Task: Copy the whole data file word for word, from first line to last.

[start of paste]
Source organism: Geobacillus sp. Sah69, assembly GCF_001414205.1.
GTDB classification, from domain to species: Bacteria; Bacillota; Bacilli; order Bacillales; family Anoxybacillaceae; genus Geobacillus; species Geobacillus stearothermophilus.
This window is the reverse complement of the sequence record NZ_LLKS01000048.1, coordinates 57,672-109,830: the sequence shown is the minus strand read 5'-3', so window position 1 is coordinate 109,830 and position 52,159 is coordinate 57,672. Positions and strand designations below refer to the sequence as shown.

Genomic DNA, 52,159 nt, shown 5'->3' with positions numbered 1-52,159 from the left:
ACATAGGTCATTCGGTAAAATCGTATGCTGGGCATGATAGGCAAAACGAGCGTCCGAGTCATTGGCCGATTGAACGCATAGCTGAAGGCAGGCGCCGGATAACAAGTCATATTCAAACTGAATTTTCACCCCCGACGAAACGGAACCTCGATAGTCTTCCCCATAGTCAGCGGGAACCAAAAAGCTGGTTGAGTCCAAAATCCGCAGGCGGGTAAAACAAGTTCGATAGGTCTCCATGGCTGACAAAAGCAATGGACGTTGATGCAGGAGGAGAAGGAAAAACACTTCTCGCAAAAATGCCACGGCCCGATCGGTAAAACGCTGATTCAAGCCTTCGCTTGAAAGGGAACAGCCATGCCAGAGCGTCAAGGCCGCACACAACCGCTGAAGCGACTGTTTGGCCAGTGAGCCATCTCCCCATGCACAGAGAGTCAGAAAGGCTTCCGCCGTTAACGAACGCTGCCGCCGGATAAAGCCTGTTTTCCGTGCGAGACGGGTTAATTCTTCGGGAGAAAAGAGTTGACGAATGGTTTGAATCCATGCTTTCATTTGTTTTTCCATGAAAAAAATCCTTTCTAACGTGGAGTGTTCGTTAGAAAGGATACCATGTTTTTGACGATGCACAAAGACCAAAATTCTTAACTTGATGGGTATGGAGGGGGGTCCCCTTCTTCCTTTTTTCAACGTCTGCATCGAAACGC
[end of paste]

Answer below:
Source organism: Geobacillus sp. Sah69, assembly GCF_001414205.1.
GTDB classification, from domain to species: Bacteria; Bacillota; Bacilli; order Bacillales; family Anoxybacillaceae; genus Geobacillus; species Geobacillus stearothermophilus.
This window is the reverse complement of the sequence record NZ_LLKS01000048.1, coordinates 57,672-109,830: the sequence shown is the minus strand read 5'-3', so window position 1 is coordinate 109,830 and position 52,159 is coordinate 57,672. Positions and strand designations below refer to the sequence as shown.

Genomic DNA, 52,159 nt, shown 5'->3' with positions numbered 1-52,159 from the left:
ACATAGGTCATTCGGTAAAATCGTATGCTGGGCATGATAGGCAAAACGAGCGTCCGAGTCATTGGCCGATTGAACGCATAGCTGAAGGCAGGCGCCGGATAACAAGTCATATTCAAACTGAATTTTCACCCCCGACGAAACGGAACCTCGATAGTCTTCCCCATAGTCAGCGGGAACCAAAAAGCTGGTTGAGTCCAAAATCCGCAGGCGGGTAAAACAAGTTCGATAGGTCTCCATGGCTGACAAAAGCAATGGACGTTGATGCAGGAGGAGAAGGAAAAACACTTCTCGCAAAAATGCCACGGCCCGATCGGTAAAACGCTGATTCAAGCCTTCGCTTGAAAGGGAACAGCCATGCCAGAGCGTCAAGGCCGCACACAACCGCTGAAGCGACTGTTTGGCCAGTGAGCCATCTCCCCATGCACAGAGAGTCAGAAAGGCTTCCGCCGTTAACGAACGCTGCCGCCGGATAAAGCCTGTTTTCCGTGCGAGACGGGTTAATTCTTCGGGAGAAAAGAGTTGACGAATGGTTTGAATCCATGCTTTCATTTGTTTTTCCATGAAAAAAATCCTTTCTAACGTGGAGTGTTCGTTAGAAAGGATACCATGTTTTTGACGATGCACAAAGACCAAAATTCTTAACTTGATGGGTATGGAGGGGGGTCCCCTTCTTCCTTTTTTCAACGTCTGCATCGAAACGC